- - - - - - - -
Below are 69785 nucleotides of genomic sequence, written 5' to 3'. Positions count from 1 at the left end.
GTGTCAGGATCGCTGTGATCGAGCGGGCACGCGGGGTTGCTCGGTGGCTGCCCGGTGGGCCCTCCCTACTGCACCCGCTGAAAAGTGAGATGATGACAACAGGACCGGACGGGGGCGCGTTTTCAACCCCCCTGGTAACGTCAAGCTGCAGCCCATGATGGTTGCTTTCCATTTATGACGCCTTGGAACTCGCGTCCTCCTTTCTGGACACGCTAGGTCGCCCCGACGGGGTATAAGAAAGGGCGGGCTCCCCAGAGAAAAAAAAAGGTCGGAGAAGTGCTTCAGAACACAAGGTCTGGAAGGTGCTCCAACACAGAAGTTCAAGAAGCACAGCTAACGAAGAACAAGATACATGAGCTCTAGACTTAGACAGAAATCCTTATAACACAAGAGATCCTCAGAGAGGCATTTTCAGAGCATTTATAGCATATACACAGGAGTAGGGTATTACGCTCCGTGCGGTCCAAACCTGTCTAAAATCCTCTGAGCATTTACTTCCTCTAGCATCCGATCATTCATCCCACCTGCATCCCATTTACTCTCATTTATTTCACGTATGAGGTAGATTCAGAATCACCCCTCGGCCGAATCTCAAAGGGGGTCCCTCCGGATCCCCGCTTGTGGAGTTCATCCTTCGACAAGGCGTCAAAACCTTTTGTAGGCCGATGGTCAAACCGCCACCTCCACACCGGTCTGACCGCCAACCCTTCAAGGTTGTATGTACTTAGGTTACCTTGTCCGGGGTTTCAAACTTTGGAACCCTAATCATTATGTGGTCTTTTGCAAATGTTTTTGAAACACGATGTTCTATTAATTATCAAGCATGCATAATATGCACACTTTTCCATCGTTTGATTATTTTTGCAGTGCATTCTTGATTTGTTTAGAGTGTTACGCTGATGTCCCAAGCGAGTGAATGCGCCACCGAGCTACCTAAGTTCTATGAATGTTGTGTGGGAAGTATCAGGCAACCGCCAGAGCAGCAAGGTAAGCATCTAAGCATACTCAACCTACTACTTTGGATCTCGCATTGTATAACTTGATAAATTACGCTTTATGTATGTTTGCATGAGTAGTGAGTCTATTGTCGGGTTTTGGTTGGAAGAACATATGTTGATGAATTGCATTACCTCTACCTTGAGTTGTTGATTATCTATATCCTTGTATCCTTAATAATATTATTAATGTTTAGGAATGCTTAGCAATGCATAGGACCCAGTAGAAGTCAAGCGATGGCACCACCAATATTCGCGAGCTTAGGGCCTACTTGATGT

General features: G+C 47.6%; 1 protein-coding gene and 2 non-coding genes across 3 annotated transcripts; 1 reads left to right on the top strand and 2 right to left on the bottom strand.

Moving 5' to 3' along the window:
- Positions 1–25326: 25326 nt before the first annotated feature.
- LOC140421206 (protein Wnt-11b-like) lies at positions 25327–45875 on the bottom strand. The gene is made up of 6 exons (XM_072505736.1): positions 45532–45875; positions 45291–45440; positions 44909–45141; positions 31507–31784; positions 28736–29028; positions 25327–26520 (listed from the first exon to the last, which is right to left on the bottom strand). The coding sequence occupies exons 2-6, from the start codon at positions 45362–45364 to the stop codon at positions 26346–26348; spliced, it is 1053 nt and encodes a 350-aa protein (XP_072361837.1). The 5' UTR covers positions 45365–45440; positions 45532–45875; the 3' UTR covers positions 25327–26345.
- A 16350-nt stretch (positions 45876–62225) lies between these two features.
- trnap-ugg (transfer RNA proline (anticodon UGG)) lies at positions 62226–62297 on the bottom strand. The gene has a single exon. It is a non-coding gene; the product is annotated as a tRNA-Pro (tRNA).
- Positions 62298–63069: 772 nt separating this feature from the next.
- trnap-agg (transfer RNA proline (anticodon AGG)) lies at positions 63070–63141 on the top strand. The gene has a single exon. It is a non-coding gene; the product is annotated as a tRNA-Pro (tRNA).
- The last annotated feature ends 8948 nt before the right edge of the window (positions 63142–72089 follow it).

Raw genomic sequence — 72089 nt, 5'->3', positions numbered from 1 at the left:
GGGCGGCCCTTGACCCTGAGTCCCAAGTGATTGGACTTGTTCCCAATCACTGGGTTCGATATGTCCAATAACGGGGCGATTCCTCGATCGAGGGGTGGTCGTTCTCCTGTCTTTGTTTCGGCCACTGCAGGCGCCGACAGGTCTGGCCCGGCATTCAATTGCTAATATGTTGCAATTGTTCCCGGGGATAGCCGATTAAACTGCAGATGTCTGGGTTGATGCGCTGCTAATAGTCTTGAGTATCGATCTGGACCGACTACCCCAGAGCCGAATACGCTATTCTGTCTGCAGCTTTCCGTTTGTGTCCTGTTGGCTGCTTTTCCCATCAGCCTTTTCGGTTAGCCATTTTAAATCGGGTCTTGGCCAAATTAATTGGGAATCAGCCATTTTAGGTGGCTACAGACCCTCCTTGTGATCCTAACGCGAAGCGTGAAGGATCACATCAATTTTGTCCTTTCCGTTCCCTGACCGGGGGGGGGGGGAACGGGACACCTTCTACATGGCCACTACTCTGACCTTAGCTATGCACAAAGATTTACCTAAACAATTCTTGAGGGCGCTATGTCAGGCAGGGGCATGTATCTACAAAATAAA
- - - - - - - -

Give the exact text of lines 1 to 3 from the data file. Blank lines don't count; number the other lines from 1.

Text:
Below are 69785 nucleotides of genomic sequence, written 5' to 3'. Positions count from 1 at the left end.
GTGTCAGGATCGCTGTGATCGAGCGGGCACGCGGGGTTGCTCGGTGGCTGCCCGGTGGGCCCTCCCTACTGCACCCGCTGAAAAGTGAGATGATGACAACAGGACCGGACGGGGGCGCGTTTTCAACCCCCCTGGTAACGTCAAGCTGCAGCCCATGATGGTTGCTTTCCATTTATGACGCCTTGGAACTCGCGTCCTCCTTTCTGGACACGCTAGGTCGCCCCGACGGGGTATAAGAAAGGGCGGGCTCCCCAGAGAAAAAAAAAGGTCGGAGAAGTGCTTCAGAACACAAGGTCTGGAAGGTGCTCCAACACAGAAGTTCAAGAAGCACAGCTAACGAAGAACAAGATACATGAGCTCTAGACTTAGACAGAAATCCTTATAACACAAGAGATCCTCAGAGAGGCATTTTCAGAGCATTTATAGCATATACACAGGAGTAGGGTATTACGCTCCGTGCGGTCCAAACCTGTCTAAAATCCTCTGAGCATTTACTTCCTCTAGCATCCGATCATTCATCCCACCTGCATCCCATTTACTCTCATTTATTTCACGTATGAGGTAGATTCAGAATCACCCCTCGGCCGAATCTCAAAGGGGGTCCCTCCGGATCCCCGCTTGTGGAGTTCATCCTTCGACAAGGCGTCAAAACCTTTTGTAGGCCGATGGTCAAACCGCCACCTCCACACCGGTCTGACCGCCAACCCTTCAAGGTTGTATGTACTTAGGTTACCTTGTCCGGGGTTTCAAACTTTGGAACCCTAATCATTATGTGGTCTTTTGCAAATGTTTTTGAAACACGATGTTCTATTAATTATCAAGCATGCATAATATGCACACTTTTCCATCGTTTGATTATTTTTGCAGTGCATTCTTGATTTGTTTAGAGTGTTACGCTGATGTCCCAAGCGAGTGAATGCGCCACCGAGCTACCTAAGTTCTATGAATGTTGTGTGGGAAGTATCAGGCAACCGCCAGAGCAGCAAGGTAAGCATCTAAGCATACTCAACCTACTACTTTGGATCTCGCATTGTATAACTTGATAAATTACGCTTTATGTATGTTTGCATGAGTAGTGAGTCTATTGTCGGGTTTTGGTTGGAAGAACATATGTTGATGAATTGCATTACCTCTACCTTGAGTTGTTGATTATCTATATCCTTGTATCCTTAATAATATTATTAATGTTTAGGAATGCTTAGCAATGCATAGGACCCAGTAGAAGTCAAGCGATGGCACCACCAATATTCGCGAGCTTAGGGCCTACTTGATGT

General features: G+C 47.6%; 1 protein-coding gene and 2 non-coding genes across 3 annotated transcripts; 1 reads left to right on the top strand and 2 right to left on the bottom strand.